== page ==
Longest curfew in the world turns 2
The curfew in 6 neighborhods of the Sur district has continued for two years. In this time, the historic district was torn to the ground, residents were forced to move, and the remaining population was taken under a “security” blockade.
Diyarbakır’s historic Sur district has been gradually destroyed since November 28, 2015. Self rule had been declared in Sur in August 14, 2015 and the police and special operations units had intervened in increasing severity every day and later on the curfews had been declared.
LONGEST CURFEW IN THE WORLD
The curfew declared due to clashes on December 2, 2015 in the Cevatpaşa, Fatihpaşa, Dabanoğlu, Hasırlı, Cemal Yılmaz and Savaş neighborhoods has continued for a full two years. This constitutes the longest curfew in the world, and had started with the murder of Diyarbakır Bar Association President Tahir Elçi in front of the Four Pillared Minaret. Since that day, the Sur district had a non-stop conflict period for 103 days with the 6 neighborhoods still under curfew and where demolitions continue.
In 103 days, a total of 71 state personnel, 53 soldiers including 2 captains and 2 lieutenants, 17 police officers and 1 village guard, have been killed during these 103 days in the district with constant clashes and explosions. 523 state personnel were wounded, including at least 392 soldiers, 128 police officers and 3 village guards.
40 THOUSAND PEOPLE FORCED TO MOVE
Despite protests, 1.750 houses have been demolished in the Sur district, the common memory of the peoples, according to Amnesty International’s data, and at least 500 more are scheduled for demolition. While a concrete number of citizens who had to move out of Sur due to clashes and demolitions, the estimate is 40.000.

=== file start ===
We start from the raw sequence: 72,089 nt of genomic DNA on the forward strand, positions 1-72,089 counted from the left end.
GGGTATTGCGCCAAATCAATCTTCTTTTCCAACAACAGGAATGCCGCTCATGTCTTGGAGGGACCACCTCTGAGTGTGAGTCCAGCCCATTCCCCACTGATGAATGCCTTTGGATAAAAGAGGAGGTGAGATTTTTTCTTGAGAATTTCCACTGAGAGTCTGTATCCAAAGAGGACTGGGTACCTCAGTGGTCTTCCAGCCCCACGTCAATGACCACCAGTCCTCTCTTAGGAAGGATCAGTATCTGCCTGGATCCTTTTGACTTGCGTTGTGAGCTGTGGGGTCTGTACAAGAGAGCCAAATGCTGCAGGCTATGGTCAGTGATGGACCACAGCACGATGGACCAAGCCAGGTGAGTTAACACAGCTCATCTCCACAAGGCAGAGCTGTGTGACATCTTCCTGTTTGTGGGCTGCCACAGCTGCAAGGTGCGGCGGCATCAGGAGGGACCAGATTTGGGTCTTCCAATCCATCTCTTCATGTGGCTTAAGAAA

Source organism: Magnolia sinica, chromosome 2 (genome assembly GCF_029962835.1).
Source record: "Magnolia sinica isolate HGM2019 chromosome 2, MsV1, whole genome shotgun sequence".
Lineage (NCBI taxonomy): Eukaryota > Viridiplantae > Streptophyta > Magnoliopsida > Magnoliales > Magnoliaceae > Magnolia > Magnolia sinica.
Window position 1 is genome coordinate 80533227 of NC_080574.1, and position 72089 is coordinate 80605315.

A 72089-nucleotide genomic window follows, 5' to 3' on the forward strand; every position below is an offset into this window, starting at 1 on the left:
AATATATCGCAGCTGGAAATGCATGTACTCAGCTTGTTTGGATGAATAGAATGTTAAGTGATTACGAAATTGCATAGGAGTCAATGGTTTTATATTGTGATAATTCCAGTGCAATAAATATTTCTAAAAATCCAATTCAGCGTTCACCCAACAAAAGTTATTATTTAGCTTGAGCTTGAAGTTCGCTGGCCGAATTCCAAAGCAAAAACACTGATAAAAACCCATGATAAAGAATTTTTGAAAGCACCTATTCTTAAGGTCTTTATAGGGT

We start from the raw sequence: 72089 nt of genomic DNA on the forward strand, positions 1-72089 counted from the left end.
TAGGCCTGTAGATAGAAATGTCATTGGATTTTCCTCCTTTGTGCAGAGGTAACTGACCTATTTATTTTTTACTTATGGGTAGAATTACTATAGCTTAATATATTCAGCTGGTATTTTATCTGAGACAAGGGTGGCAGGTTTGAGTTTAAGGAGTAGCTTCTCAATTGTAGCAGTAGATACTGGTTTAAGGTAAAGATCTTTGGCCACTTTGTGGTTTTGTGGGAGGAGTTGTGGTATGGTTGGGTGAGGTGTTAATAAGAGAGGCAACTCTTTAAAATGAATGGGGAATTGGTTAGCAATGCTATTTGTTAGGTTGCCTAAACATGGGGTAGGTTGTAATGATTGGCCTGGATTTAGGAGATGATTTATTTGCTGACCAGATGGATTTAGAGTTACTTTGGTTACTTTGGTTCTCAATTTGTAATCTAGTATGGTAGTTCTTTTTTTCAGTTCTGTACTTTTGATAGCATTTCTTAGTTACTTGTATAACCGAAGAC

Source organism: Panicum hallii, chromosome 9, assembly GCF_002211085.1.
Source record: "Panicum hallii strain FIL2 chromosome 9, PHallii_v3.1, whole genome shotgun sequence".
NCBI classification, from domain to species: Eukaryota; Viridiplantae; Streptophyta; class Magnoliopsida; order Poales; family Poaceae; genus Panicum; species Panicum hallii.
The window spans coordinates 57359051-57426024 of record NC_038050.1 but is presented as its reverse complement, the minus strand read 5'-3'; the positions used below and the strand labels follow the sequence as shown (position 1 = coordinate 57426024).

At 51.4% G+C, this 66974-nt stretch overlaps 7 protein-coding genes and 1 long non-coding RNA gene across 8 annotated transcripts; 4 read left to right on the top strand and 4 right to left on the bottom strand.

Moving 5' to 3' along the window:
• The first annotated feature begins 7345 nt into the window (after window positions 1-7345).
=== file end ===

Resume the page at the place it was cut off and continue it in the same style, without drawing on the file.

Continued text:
Even though clashes in the district have ended, the demolitions and military rule practices still continue. There are armored vehicles and police checkpoints positioned throughout most parts of Sur, as the whole district turns into an open prison.
20 FAITH CENTERS DAMAGED
Churches, mosques, mansions and bath houses that belong to various faiths and cultures in the historic district were destroyed. The Behram Pasha Bath House, built between 1564-1567, was targeted by heavy weapons while the Haci Hamit Mosque, Süleyman Nazif Elementary School, the Four Pillared Mosque which has a 1500 year past and is the only one of its kind in Turkey, its mosque Şex Mutahar Mosque, the Armenian Catholic Church, the Mehmed Uzun House, the Shehzade Mansion, the Protestant Church, the Mor Pedriom Chaldean Church, the Surp Giragos Armenian Church which is the largest church in the Middle East, have all been damaged in the clashes.